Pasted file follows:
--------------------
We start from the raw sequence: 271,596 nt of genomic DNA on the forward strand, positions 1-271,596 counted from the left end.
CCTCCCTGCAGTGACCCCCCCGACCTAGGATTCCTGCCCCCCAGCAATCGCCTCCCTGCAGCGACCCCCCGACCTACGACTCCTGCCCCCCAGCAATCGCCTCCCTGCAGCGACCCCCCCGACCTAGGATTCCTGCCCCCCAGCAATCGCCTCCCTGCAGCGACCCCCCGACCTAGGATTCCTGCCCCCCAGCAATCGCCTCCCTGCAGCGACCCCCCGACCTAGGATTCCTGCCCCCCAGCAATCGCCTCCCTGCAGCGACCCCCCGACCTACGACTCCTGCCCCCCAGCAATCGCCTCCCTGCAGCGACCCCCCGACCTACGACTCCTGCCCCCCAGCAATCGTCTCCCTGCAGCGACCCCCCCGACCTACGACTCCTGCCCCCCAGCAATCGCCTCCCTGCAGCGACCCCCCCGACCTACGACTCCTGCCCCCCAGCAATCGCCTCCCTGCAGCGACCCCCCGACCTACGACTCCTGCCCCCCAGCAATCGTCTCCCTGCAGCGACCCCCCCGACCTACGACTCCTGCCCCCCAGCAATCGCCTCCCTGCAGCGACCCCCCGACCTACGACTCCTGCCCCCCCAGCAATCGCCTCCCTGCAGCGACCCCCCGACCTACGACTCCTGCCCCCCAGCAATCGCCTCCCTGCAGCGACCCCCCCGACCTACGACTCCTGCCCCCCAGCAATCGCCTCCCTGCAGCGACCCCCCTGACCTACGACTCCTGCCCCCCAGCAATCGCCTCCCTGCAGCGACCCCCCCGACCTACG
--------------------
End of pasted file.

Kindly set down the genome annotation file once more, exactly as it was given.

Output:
We start from the raw sequence: 271,596 nt of genomic DNA on the forward strand, positions 1-271,596 counted from the left end.
CCTCCCTGCAGTGACCCCCCCGACCTAGGATTCCTGCCCCCCAGCAATCGCCTCCCTGCAGCGACCCCCCGACCTACGACTCCTGCCCCCCAGCAATCGCCTCCCTGCAGCGACCCCCCCGACCTAGGATTCCTGCCCCCCAGCAATCGCCTCCCTGCAGCGACCCCCCGACCTAGGATTCCTGCCCCCCAGCAATCGCCTCCCTGCAGCGACCCCCCGACCTAGGATTCCTGCCCCCCAGCAATCGCCTCCCTGCAGCGACCCCCCGACCTACGACTCCTGCCCCCCAGCAATCGCCTCCCTGCAGCGACCCCCCGACCTACGACTCCTGCCCCCCAGCAATCGTCTCCCTGCAGCGACCCCCCCGACCTACGACTCCTGCCCCCCAGCAATCGCCTCCCTGCAGCGACCCCCCCGACCTACGACTCCTGCCCCCCAGCAATCGCCTCCCTGCAGCGACCCCCCGACCTACGACTCCTGCCCCCCAGCAATCGTCTCCCTGCAGCGACCCCCCCGACCTACGACTCCTGCCCCCCAGCAATCGCCTCCCTGCAGCGACCCCCCGACCTACGACTCCTGCCCCCCCAGCAATCGCCTCCCTGCAGCGACCCCCCGACCTACGACTCCTGCCCCCCAGCAATCGCCTCCCTGCAGCGACCCCCCCGACCTACGACTCCTGCCCCCCAGCAATCGCCTCCCTGCAGCGACCCCCCTGACCTACGACTCCTGCCCCCCAGCAATCGCCTCCCTGCAGCGACCCCCCCGACCTACG